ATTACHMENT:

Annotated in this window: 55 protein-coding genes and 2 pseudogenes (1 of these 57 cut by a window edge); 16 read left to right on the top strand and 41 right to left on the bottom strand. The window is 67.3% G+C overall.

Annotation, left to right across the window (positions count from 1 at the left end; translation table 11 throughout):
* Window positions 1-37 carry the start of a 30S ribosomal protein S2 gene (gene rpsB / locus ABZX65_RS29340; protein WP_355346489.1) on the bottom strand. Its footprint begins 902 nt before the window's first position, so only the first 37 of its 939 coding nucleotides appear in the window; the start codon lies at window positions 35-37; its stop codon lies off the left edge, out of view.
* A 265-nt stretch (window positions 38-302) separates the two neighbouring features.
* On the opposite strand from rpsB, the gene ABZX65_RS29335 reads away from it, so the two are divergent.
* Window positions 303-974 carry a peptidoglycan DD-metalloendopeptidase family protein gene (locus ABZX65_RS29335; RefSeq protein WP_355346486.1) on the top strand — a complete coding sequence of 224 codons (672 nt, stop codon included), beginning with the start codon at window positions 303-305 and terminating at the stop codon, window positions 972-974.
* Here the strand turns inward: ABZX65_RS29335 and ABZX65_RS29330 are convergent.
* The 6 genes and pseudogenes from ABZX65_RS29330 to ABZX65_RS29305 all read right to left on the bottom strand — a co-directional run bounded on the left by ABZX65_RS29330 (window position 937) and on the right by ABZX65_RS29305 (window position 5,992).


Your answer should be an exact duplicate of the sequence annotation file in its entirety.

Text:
Annotated in this window: 55 protein-coding genes and 2 pseudogenes (1 of these 57 cut by a window edge); 16 read left to right on the top strand and 41 right to left on the bottom strand. The window is 67.3% G+C overall.

Annotation, left to right across the window (positions count from 1 at the left end; translation table 11 throughout):
* Window positions 1-37 carry the start of a 30S ribosomal protein S2 gene (gene rpsB / locus ABZX65_RS29340; protein WP_355346489.1) on the bottom strand. Its footprint begins 902 nt before the window's first position, so only the first 37 of its 939 coding nucleotides appear in the window; the start codon lies at window positions 35-37; its stop codon lies off the left edge, out of view.
* A 265-nt stretch (window positions 38-302) separates the two neighbouring features.
* On the opposite strand from rpsB, the gene ABZX65_RS29335 reads away from it, so the two are divergent.
* Window positions 303-974 carry a peptidoglycan DD-metalloendopeptidase family protein gene (locus ABZX65_RS29335; RefSeq protein WP_355346486.1) on the top strand — a complete coding sequence of 224 codons (672 nt, stop codon included), beginning with the start codon at window positions 303-305 and terminating at the stop codon, window positions 972-974.
* Here the strand turns inward: ABZX65_RS29335 and ABZX65_RS29330 are convergent.
* The 6 genes and pseudogenes from ABZX65_RS29330 to ABZX65_RS29305 all read right to left on the bottom strand — a co-directional run bounded on the left by ABZX65_RS29330 (window position 937) and on the right by ABZX65_RS29305 (window position 5,992).